So we have a card that pushes an “Oops! All Permanents” archetype, but Sovereign’s Realm goes for an “Oops! No Lands” archetype. It’s a pretty punishing card at first since it takes away your lands and removes two cards from your hand. But all this punishment balances out with a higher spell density in your deck.

You can also add a bit of jank that you can safely discard to play lands from outside the game, making this a pretty great card.

Worldknit

Worldknit

Having no sideboard in a Limited setting can be restricting because adapting to your opponents’ decks is important. Worldknit forces all your cards into your deck and rewards you by giving your lands the ability to generate mana of any color. This can be absurdly beneficial if you want to make a multicolored Limited deck.

Advantageous Proclamation

Advantageous Proclamation

I’m mainly a Commander player so it took me a minute to understand why players considered Advantageous Position good. But the few times I played Draft I saw how sometimes less is more.

Having a smaller deck means having faster and easier access to combo pieces, powerful cards, and other win conditions. This card lets you cut down on your deck to make sure you have what you need and nothing more.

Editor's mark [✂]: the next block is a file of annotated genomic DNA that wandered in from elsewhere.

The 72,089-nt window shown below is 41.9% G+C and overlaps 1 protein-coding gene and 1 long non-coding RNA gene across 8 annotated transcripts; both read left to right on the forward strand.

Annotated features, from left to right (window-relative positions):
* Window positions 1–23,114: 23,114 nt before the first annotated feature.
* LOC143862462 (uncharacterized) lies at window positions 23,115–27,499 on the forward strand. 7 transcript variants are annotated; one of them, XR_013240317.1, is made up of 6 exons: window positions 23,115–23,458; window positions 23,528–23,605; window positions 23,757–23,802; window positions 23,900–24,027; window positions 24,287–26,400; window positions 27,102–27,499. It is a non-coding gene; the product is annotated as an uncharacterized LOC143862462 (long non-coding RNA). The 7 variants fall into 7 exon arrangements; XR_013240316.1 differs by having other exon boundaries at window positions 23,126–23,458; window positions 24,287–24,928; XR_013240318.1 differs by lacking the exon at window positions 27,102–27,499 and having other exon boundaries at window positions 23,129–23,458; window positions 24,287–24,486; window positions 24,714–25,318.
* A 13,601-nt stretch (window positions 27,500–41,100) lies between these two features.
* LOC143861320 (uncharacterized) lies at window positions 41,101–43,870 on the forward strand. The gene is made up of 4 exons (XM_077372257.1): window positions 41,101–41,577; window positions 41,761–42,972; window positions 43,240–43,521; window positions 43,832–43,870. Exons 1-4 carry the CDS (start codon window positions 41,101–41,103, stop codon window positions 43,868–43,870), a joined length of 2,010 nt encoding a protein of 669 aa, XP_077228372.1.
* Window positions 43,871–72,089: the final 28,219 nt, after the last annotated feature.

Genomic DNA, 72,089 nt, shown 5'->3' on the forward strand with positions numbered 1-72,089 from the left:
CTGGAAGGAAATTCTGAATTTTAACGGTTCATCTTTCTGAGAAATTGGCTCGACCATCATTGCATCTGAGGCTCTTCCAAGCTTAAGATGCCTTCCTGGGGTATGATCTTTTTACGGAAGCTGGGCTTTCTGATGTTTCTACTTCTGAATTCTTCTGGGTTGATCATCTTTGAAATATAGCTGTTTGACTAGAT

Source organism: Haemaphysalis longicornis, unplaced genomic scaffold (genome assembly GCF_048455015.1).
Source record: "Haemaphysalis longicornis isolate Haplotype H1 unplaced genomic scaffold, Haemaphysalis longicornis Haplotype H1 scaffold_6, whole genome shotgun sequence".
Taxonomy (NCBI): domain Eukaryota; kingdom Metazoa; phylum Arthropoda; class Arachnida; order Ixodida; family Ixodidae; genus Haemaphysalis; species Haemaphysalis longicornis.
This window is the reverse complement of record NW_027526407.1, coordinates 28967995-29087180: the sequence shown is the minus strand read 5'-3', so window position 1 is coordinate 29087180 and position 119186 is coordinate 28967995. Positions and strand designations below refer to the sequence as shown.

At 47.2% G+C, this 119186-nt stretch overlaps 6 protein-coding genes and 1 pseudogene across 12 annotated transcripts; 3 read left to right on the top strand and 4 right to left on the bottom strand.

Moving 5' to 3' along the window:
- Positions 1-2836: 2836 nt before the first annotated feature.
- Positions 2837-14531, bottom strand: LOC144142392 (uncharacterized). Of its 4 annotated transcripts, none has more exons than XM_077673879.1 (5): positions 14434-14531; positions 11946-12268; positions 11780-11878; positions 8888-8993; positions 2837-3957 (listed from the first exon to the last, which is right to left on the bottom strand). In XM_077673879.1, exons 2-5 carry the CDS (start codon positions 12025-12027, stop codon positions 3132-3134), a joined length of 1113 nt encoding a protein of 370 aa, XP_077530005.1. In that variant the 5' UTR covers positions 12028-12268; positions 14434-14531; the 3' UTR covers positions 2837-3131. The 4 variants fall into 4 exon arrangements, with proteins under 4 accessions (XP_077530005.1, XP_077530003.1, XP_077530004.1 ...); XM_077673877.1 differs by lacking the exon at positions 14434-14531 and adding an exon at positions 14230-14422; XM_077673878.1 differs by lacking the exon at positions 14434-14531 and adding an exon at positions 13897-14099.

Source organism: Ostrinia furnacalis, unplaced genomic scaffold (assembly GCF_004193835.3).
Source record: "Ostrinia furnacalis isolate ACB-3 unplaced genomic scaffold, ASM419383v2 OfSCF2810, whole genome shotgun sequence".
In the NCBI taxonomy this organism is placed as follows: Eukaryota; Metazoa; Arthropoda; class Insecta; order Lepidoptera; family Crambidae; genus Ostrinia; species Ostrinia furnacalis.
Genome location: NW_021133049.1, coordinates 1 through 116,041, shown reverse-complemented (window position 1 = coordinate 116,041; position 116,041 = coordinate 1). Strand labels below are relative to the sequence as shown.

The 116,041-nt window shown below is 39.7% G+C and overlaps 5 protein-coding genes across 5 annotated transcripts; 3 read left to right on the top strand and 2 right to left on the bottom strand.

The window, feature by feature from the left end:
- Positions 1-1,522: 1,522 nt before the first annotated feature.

Double Stroke & Iterative Analysis & Unexpected Potential

I chose to put Double Stroke, Iterative Analysis, and Unexpected Potential at the same level because of how similar they are. In all three cases you secretly choose a card name. You can then reveal both the conspiracy and the card name at any time. 

If you’re playing two or more of these and also chose the same card for all of them you can have a great wave of effects when you play the chosen card. Plus there’s always the advantage of picking a card that you have three or four copies of to ensure some extra benefits.

Best Conspiracy Payoffs

There are a total of 25 conspiracy cards. While they’re varied none of them have particularly game-breaking effects. And what’s worse, it’s essentially impossible to actually interact with them.

Sovereign's Realm

Conspiracies aren’t cards that you use as win conditions. Let’s take Sovereign’s Realm as an example. You’re playing a deck with technically no lands in it. You’re obviously gonna use its discarding effect to get some lands into play but it’d be ideal to avoid too much of that. All it does is add consistency to your games.

The same can be said about almost every other conspiracy card. You won’t have perfect synergies or game-breaking combos, but you can definitely have some fun deckbuilding experiences with this.